WHEN you’ve lost each of your previous four matches in a variety of competitions, the last thing you need is a meeting against high-flying opponents.
But that’s the reality Armagh City FC face this Saturday when they host Newington Youth in the Premier Intermediate League.
As things stand, player-manager Shea Campbell’s locals are ninth of the 11 runners, the field having been trimmed from a dozen following Lurgan Celtic’s withdrawal from the competition.
It’s a worrying scenario, for after a promising start to 2019/20 – a draw and a win in their opening two league fixtures - City have gone right off the rails, witness defeats in three knock-out cup competitions and a draw and a defeat in each of their past two PIL outings.
Their league record at this point is played 4, won 1, drawn 1, lost 2, goals differential -5, total points 4. Compare that with the form of this weekend’s Holm Park visitors; Newington are third, their record being played four, won three, lost one, points 9.
They trail leaders Annagh United by three points and second-placed Portstewart by one. Significantly, however, Newington have a match in hand of each of the top pair. In the circumstances, City will seek for any glimmer of hope and grasp at every available straw.
So here’s one; Newington’s one PIL blemish was a 5-1 thrashing by Portstewart last weekend.
Both sides, therefore, have every incentive for wanting to win this one, albeit for very different reasons. In Armagh’s case it’s about stopping the rot and starting the climb away from the wrong end of the table. For Newington, it comes down to responding positively in order to keep the heat on the pair above them on the ladder following last Saturday’s hefty defeat.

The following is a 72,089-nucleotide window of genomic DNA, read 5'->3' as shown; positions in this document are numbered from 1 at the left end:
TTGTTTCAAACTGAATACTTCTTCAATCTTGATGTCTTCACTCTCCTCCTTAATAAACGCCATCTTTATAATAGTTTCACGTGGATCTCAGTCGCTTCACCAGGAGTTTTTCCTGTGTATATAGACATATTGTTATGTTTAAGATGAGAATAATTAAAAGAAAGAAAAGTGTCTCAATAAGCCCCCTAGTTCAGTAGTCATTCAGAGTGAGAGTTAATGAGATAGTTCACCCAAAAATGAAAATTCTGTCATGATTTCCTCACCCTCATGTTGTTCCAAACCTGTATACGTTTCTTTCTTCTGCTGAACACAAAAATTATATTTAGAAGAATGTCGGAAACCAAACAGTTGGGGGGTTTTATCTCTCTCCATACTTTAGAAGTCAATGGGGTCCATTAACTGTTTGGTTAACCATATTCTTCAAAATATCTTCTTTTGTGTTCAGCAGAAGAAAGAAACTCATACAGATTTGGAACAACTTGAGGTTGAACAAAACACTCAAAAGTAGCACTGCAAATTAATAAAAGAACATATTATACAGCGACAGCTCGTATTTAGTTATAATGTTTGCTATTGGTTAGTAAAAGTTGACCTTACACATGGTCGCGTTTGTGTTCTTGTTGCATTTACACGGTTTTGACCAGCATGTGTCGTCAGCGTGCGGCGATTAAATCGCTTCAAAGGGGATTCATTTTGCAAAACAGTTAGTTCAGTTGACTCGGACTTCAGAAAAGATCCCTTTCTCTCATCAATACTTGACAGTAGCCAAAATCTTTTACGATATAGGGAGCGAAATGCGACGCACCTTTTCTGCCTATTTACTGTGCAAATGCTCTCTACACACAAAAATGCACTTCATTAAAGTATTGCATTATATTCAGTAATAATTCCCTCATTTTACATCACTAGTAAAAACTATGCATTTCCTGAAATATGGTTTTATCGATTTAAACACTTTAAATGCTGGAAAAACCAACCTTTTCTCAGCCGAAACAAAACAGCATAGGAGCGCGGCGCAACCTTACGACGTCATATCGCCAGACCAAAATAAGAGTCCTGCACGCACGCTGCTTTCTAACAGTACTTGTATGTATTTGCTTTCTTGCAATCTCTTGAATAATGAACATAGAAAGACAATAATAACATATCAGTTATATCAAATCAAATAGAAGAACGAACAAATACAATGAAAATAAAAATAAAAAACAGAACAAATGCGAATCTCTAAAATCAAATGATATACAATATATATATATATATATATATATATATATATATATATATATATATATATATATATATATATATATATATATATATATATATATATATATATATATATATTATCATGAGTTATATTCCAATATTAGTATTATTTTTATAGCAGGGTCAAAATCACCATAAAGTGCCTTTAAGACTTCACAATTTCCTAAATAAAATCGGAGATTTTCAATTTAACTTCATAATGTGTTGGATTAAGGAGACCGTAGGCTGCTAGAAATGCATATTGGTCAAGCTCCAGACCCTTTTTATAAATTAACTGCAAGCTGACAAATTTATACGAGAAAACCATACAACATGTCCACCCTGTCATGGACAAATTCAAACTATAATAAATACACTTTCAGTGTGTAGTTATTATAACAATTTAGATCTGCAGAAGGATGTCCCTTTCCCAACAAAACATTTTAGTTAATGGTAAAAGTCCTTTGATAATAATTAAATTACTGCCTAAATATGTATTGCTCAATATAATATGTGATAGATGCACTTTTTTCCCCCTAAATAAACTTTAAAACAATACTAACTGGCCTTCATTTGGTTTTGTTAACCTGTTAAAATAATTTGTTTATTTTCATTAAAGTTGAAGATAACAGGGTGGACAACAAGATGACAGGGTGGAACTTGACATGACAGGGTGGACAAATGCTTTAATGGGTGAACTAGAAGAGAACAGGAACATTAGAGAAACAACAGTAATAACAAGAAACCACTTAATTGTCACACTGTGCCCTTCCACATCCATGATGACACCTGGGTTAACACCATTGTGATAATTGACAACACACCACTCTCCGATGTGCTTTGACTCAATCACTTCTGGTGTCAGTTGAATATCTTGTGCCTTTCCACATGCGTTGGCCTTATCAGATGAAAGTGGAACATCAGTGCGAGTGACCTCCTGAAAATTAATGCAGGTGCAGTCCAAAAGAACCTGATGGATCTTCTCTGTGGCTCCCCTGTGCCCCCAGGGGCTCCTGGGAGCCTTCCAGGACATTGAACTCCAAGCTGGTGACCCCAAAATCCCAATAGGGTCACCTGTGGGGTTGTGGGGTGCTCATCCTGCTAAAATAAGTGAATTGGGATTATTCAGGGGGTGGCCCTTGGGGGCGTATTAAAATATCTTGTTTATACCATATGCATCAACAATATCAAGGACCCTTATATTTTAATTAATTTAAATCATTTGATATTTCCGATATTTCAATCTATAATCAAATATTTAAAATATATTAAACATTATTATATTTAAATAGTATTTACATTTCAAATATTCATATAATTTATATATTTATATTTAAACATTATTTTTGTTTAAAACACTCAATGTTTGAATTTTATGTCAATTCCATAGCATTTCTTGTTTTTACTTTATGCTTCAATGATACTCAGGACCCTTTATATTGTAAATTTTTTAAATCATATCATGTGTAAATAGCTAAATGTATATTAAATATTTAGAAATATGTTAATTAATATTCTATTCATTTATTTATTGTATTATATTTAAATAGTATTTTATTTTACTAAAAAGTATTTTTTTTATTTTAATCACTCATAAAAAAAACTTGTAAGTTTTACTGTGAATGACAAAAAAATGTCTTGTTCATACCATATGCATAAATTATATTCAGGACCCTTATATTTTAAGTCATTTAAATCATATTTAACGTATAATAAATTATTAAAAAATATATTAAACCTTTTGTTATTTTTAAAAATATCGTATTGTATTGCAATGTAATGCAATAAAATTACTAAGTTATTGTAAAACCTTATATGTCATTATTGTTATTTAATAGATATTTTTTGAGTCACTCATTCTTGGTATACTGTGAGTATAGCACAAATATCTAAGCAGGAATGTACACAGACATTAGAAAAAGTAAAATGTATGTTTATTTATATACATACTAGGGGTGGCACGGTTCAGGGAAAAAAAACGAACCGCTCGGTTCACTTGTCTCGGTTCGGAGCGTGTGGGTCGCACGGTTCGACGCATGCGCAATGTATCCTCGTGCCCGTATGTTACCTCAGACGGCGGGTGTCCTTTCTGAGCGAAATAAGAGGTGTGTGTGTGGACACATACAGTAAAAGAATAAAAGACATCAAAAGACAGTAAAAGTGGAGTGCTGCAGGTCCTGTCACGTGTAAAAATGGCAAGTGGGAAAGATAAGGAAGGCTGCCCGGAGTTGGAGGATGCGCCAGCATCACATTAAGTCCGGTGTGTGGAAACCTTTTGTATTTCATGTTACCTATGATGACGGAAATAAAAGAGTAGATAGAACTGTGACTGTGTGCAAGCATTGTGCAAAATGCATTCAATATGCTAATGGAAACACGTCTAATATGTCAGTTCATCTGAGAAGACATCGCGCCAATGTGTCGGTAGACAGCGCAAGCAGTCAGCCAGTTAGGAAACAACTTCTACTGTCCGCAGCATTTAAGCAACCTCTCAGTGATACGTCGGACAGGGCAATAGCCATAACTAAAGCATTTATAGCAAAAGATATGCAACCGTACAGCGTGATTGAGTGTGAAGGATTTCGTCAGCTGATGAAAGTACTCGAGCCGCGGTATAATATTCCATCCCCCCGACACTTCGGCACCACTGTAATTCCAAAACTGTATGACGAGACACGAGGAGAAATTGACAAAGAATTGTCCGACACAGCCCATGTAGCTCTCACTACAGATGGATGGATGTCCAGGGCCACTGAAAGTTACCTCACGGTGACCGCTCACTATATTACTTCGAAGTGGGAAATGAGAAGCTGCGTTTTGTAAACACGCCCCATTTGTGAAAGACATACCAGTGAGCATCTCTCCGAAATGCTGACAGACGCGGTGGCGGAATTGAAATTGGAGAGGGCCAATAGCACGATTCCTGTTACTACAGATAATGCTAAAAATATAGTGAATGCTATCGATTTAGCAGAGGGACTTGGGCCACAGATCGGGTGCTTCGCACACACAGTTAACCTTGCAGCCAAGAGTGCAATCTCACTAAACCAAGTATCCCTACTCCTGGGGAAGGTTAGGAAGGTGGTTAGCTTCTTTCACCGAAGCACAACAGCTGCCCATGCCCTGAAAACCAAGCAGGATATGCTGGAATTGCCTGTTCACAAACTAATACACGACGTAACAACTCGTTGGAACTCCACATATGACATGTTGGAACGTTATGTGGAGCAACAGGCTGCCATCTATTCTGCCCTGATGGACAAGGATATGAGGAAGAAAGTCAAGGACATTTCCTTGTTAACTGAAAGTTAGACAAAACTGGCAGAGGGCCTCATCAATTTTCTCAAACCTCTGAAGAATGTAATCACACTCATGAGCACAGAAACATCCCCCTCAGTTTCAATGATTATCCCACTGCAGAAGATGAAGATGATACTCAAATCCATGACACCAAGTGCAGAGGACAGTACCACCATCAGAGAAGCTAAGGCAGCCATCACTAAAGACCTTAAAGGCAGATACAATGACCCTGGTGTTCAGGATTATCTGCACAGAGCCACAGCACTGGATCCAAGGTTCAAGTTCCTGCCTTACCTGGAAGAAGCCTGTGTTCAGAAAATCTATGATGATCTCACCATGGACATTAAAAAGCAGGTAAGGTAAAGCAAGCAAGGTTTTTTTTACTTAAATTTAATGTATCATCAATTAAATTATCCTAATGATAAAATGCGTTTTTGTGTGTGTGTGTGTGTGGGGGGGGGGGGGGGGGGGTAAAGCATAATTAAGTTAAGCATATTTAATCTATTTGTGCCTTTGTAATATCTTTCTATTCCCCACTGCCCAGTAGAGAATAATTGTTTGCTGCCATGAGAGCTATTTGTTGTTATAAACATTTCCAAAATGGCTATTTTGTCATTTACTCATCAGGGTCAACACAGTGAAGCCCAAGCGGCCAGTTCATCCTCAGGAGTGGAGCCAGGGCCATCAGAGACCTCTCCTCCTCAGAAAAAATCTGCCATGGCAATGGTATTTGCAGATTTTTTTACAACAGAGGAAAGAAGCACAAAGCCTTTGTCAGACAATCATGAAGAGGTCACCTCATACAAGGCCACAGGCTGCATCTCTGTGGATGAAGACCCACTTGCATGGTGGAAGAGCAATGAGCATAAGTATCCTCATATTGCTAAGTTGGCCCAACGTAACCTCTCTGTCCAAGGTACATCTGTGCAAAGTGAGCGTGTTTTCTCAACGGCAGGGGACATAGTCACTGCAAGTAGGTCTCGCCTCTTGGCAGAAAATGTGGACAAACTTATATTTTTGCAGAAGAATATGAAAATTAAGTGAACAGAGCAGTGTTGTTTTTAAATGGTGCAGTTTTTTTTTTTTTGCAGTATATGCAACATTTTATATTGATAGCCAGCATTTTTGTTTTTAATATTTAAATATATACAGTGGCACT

Last time out, City made their Tennent’s Irish Cup exit as a result of having lost 4-3 to Tullycarnet in Dundonald, so they will go into this Saturday’s fixture with their morale and their self-confidence at a low ebb.
With second-bottom Banbridge Town hosting pace-setting Annagh United this weekend, Armagh will have their fingers crossed that the Portadown outfit can do them a favour by winning at Crystal Park.
In the other game of particular importance to the locals, bottom-of-the-table Tobermore entertain Lisburn Distillery at Fortwilliam Park. There, too, the best outcome from a City perspective would be an away win, not least because Tobermore – currently two points shy of Campbell’s side - have a game in hand of them.
This will be the locals’ first home date in the PIL since September 21. Almost as ridiculous is the fact that they won’t then have another Holm Park fixture until December 7.
The football authorities really do need to get their act together regarding their running of what is the third tier of the club game in Northern Ireland. No home matches mean no income for weeks at a stretch and that makes running a club at this level very difficult indeed.
‘Must-win’ is a term too readily bandied about in today’s sporting parlance. But if Armagh City haven’t quite reached that stage just yet, ‘could-certainly-do-with-a-win’ is no exaggeration.